The Manhattan Project

In partnership with the National Museum of Nuclear Science & HistoryNational Museum of Nuclear Science & History

Caltech

Inge-Juliana Sackmann Christy

Inge-Juliana Sackmann Christy is a physicist and author. Sackmann Christy was born in 1942 in Germany. In the 1950s, she immigrated with her family to Canada. Later, she earned a B.A. in Physics, an M.A. in Astronomy, and a Ph.D. in Astrophysics from the University of Toronto. Then from 1968 to 1970 she continued her education through a postdoctoral fellowship from the National Research Council Canada. She competed research at the Georg-August-Universität in Göttingen and the Max-Planck Institute for Physics and Astrophysics.

Marvin Goldberger's Interview

Martin Sherwin: President Goldberger, Marvin Goldberger of California Institute of Technology at Caltech in Pasadena, March 28, 1983. This is Martin Sherwin.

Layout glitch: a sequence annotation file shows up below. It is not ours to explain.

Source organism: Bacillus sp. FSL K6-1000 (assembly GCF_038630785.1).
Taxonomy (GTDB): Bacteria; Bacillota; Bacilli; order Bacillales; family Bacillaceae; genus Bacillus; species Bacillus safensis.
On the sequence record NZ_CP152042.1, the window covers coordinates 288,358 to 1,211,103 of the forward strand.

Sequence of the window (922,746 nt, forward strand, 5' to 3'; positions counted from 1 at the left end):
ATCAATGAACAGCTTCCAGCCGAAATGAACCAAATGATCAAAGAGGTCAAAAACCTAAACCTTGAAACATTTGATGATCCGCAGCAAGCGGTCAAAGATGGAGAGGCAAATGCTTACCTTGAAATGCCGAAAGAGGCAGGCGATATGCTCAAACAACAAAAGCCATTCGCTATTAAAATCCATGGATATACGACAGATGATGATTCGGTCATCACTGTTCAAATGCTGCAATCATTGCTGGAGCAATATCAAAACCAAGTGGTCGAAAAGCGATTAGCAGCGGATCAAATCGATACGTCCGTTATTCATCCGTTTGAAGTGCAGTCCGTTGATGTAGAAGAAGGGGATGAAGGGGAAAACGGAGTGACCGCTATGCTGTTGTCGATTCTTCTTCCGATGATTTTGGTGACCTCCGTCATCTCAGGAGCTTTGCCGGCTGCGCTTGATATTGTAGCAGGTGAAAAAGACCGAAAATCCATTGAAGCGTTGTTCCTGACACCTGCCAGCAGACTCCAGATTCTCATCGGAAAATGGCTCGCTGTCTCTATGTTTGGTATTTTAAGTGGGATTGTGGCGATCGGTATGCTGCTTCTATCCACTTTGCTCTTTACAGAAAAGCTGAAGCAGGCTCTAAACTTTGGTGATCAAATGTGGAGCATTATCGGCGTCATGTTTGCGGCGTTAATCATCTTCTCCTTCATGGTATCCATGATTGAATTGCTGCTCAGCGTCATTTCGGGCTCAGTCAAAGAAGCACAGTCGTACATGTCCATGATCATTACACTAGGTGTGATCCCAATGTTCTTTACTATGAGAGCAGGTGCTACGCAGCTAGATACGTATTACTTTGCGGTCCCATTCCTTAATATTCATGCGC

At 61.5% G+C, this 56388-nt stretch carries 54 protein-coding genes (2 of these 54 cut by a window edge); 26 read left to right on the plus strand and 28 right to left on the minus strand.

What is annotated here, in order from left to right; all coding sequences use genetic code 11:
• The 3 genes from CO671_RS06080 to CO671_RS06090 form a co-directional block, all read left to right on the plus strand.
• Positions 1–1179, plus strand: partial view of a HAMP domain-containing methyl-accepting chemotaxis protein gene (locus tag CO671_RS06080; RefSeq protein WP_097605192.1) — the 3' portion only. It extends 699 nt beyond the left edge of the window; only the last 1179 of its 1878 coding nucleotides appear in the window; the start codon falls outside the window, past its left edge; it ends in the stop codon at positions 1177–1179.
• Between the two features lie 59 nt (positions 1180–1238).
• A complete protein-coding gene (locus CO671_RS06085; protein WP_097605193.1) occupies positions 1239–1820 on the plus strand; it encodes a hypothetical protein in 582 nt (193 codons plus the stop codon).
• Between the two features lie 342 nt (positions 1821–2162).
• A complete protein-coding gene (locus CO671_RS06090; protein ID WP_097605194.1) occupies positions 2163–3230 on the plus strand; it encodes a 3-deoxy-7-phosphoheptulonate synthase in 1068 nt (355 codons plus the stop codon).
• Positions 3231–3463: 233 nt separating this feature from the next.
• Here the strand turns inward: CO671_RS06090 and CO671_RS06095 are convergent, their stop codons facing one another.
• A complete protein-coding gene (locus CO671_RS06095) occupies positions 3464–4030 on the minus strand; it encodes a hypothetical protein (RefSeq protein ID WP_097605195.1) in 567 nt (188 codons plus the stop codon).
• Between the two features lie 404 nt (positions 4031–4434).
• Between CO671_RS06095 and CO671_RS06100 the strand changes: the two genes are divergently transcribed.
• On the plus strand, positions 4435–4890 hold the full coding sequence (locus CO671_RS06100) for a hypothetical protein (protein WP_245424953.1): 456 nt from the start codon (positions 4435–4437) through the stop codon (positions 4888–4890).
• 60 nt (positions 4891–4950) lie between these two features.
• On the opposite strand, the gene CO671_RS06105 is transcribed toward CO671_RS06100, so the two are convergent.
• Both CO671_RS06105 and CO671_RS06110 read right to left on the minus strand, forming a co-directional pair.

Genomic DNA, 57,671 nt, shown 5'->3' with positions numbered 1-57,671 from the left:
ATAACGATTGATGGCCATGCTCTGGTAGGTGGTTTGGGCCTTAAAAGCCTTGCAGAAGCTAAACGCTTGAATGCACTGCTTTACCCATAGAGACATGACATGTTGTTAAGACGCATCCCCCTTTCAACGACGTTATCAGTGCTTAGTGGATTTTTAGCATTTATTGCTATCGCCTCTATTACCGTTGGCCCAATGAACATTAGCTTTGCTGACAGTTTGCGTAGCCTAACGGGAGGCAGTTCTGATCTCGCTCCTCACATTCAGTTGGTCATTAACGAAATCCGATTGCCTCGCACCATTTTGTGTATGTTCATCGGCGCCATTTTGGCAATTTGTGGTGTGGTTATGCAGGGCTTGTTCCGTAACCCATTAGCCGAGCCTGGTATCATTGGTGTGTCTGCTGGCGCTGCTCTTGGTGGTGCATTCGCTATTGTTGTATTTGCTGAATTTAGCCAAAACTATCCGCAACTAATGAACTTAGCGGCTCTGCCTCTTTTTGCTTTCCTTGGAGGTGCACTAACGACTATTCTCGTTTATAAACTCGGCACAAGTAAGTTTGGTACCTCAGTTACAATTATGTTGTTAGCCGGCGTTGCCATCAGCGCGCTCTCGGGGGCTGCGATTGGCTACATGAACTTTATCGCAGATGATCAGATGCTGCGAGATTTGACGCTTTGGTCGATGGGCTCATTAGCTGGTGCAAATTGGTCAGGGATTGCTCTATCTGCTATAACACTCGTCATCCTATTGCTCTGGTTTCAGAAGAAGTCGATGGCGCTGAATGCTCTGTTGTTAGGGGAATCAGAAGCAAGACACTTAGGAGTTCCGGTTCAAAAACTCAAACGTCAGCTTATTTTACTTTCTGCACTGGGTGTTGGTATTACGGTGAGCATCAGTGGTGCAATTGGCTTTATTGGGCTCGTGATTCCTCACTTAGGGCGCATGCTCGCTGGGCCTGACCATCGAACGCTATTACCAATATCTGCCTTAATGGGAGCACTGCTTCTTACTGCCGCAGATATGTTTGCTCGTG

This is something obviously I should have done three years ago back in Princeton when you had more time, etc.

Marvin Goldberger: That’s all right. I have plenty of time.

Sherwin: You first met [J. Robert] Oppenheimer after the war, right?

California Institute of Technology

Before the war, the California Institute of Technology (Caltech) was a leading university in the fields of particle and nuclear physics. It was especially known for its experimental physicists. Many scientists who had important roles on the Manhattan Project were affiliated with Caltech, including J. Robert Oppenheimer, Richard Tolman, and Robert Bacher. In addition, a group working at Caltech under Charles Lauritsen directly assisted in the bomb-building effort, providing help manufacturing detonators that would be used in the atomic bombs. 

Robert Christy's Interview

Martin Sherwin: This is Martin Sherwin. I am on my way to interview Professor Robert Christy in his office at 423 Downs on the Caltech Campus in Pasadena, California, March 30th, 1983.

You were a student of his?

Robert Christy: I was a graduate student of [J. Robert] Oppenheimer’s from the fall of 1937 until the spring of 1941 when I got my degree, my PhD degree in theoretical physics in Berkeley.

Sherwin: What did you do your dissertation on?

Subscribe to Caltech